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Laboratory Test of the Finlay-Freundlich Red Shift Hypothesis


A NEW round of discussion and experiment has been set off by a recent suggestion made by A. Ward1. He points out that recent developments in physics make possible a laboratory test of a proposal by E. Finlay-Freundlich2 for an alternative interpretation of the galactic red shift. The Finlay-Freundlich hypothesis was based on anomalies in various stellar red shifts and suggested that these, as well as the Hubble-Humason red shift in galactic spectra, commonly interpreted as Doppler shifts in an expanding universe, are in fact the result of loss of energy by observed photons traversing a radiation field. No generally accepted physical mechanism has been proposed for this loss. It may be noted that an as yet unknown photon-photon interaction has been suggested in which the energy lost somehow reappears as lower frequency radiation, or alternatively, it has been proposed that the energy lost reappears as neutrino pairs resulting from the exchange of a graviton between two photons3. The empirical relation first offered by Finlay-Freundlich may be written as: where ρrad is the energy density in ergs/c.c. of the radiation field traversed by the red-shifted photon, and l is the path length from source to observer. The Finlay-Freundlich hypothesis was attacked strongly when it was made. M.A. Melvin4 and others have emphasized the seemingly serious astronomical counter-evidence, particularly binary star data assembled by H. L. Helfer5. While holding no brief for the relation, Melvin nevertheless revaluated the numerical constant in equation (1) to obtain a better representation of the various data on which Finlay-Freundlich based his relation. The improved version of equation (1) due to Melvin is smaller by 10−3: The proposal made by Ward was to verify or disprove equation (2) by an experiment combining the high sensitivity for resonant absorption associated with the Mössbauer effect with the high-radiation fields in a laboratory device for thermonuclear fusion studies.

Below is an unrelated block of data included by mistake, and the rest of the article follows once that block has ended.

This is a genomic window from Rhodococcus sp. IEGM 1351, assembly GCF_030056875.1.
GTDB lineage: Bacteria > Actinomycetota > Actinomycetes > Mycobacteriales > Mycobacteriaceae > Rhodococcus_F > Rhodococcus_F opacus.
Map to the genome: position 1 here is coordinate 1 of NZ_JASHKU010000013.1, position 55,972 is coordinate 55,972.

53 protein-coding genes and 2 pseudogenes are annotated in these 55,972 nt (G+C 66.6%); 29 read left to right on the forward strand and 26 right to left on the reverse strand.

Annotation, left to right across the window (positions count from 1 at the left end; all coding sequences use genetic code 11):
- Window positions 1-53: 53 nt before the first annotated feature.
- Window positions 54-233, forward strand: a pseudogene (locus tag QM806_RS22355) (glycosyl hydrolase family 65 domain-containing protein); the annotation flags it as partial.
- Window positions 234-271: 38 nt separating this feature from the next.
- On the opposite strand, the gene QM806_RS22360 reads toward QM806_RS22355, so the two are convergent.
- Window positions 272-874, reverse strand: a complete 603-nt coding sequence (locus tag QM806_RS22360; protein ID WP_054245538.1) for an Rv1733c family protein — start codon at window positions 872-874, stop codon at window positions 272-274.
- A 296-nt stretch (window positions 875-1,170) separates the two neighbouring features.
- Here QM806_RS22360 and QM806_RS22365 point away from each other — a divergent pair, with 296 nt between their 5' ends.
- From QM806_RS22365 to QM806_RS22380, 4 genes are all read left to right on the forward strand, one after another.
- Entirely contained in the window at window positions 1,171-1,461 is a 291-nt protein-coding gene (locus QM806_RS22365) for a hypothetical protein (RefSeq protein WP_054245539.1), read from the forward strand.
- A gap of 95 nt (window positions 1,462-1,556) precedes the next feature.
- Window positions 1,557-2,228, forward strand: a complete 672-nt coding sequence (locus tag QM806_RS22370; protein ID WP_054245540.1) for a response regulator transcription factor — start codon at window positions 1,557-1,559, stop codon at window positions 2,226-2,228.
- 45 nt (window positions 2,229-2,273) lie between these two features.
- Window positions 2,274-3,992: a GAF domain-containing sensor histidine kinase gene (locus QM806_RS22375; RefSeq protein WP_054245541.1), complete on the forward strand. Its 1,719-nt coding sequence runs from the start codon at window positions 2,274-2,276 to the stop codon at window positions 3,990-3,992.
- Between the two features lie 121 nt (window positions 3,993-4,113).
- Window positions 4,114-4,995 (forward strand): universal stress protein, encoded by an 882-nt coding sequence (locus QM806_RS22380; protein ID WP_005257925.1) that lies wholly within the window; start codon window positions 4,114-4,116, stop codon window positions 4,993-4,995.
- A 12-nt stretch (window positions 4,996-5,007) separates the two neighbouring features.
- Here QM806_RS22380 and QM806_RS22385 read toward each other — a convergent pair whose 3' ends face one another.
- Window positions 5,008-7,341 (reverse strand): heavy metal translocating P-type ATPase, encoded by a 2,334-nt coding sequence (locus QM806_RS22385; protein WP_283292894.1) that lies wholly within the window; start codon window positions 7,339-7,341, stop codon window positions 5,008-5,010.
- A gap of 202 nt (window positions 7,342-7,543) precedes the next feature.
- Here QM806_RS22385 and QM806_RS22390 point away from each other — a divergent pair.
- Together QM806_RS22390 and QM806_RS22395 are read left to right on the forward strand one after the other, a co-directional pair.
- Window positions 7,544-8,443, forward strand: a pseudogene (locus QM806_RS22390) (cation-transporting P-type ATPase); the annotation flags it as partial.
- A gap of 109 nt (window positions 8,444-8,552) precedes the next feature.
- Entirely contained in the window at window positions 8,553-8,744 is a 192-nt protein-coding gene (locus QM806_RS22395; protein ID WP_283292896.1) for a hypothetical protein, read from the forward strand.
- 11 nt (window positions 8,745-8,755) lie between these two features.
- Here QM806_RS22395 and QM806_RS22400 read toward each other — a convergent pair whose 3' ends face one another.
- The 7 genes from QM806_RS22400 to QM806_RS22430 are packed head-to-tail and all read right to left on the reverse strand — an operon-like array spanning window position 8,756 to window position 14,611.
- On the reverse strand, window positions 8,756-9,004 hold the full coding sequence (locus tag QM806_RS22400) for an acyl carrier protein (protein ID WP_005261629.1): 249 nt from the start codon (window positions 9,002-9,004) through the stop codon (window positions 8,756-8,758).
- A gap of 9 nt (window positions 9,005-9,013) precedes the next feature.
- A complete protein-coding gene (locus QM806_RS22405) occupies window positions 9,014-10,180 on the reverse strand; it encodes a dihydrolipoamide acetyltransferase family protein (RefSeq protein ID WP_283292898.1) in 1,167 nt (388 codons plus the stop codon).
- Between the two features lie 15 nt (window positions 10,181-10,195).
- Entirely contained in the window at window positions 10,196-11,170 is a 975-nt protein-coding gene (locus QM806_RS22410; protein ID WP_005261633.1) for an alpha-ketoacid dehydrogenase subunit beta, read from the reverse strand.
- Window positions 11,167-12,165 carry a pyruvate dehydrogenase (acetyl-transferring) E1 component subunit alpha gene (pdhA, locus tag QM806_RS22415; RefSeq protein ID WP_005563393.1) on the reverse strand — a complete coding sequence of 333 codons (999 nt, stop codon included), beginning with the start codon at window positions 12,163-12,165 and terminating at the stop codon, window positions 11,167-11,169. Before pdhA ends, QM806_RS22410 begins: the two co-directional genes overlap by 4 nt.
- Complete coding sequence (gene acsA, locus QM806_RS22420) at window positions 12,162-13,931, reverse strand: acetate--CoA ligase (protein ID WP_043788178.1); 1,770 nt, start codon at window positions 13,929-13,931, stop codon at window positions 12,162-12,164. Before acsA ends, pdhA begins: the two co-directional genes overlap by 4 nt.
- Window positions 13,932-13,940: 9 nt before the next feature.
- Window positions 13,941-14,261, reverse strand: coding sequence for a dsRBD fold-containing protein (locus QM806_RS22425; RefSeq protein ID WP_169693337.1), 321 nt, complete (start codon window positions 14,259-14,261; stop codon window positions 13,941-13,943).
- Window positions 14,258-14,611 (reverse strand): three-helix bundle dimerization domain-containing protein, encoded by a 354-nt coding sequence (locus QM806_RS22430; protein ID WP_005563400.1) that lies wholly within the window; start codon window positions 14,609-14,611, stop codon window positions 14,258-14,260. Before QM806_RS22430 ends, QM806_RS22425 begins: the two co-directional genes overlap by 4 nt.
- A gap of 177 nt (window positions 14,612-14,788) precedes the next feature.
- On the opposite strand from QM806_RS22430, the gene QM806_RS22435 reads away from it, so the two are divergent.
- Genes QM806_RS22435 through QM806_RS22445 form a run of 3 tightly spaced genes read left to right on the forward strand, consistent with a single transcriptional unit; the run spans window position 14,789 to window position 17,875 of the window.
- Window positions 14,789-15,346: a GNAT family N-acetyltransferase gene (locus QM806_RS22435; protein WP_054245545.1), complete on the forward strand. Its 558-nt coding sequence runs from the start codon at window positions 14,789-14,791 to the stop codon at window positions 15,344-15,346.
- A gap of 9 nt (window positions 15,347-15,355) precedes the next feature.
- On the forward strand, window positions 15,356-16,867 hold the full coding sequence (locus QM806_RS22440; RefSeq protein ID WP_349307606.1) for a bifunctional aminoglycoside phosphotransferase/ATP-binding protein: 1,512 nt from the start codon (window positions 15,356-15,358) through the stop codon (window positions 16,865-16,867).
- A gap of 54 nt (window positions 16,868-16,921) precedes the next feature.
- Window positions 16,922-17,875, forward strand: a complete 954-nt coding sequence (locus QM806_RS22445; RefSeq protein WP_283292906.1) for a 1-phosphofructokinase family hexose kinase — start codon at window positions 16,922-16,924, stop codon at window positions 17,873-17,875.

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ALPHER, R. Laboratory Test of the Finlay-Freundlich Red Shift Hypothesis. Nature 196, 367–368 (1962).

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